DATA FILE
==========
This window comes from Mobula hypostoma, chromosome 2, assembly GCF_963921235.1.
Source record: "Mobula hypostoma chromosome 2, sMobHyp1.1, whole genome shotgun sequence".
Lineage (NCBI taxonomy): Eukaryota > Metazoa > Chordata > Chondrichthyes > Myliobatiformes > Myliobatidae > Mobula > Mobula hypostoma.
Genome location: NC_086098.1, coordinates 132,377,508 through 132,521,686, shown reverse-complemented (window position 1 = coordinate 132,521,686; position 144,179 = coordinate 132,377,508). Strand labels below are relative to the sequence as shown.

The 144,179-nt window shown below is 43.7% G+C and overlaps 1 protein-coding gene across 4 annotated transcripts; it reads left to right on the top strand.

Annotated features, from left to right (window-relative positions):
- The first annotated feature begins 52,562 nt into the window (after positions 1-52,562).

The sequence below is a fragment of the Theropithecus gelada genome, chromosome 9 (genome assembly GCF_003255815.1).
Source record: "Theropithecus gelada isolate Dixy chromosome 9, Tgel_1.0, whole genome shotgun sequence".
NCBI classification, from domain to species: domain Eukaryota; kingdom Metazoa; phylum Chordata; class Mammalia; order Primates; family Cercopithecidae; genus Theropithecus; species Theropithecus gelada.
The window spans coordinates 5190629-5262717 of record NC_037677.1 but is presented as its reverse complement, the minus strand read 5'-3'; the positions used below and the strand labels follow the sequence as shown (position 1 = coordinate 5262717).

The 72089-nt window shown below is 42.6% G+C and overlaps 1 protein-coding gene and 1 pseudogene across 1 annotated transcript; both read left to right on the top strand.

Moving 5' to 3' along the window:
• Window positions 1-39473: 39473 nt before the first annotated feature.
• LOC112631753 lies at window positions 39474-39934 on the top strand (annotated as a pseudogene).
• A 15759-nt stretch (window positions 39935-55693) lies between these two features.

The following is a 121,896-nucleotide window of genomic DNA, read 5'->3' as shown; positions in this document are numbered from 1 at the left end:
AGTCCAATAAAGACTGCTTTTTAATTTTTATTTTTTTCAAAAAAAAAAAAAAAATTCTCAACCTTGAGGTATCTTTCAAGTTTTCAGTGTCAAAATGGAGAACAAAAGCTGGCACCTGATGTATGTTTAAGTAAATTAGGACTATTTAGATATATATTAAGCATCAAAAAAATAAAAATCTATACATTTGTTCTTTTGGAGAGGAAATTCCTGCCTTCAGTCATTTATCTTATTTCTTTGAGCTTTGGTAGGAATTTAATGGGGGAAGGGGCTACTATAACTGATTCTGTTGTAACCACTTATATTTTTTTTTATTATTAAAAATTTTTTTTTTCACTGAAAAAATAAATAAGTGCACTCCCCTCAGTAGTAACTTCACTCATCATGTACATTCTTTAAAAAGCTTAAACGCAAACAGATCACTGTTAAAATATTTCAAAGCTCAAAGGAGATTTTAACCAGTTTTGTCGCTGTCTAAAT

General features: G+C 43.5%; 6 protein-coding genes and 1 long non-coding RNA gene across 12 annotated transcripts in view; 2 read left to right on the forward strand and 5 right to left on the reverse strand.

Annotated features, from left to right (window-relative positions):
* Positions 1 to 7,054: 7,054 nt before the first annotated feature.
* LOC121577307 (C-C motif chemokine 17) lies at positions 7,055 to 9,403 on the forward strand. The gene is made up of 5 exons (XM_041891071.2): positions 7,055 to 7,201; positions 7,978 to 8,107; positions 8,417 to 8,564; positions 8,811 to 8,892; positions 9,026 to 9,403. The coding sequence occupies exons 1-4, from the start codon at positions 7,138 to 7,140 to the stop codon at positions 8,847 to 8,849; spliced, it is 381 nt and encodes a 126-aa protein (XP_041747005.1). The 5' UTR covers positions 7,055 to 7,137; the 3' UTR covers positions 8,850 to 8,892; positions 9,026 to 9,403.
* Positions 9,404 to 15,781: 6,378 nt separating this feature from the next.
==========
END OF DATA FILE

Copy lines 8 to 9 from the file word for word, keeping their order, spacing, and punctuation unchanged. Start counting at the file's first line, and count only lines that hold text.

The sequence below is a fragment of the Theropithecus gelada genome, chromosome 9 (genome assembly GCF_003255815.1).
Source record: "Theropithecus gelada isolate Dixy chromosome 9, Tgel_1.0, whole genome shotgun sequence".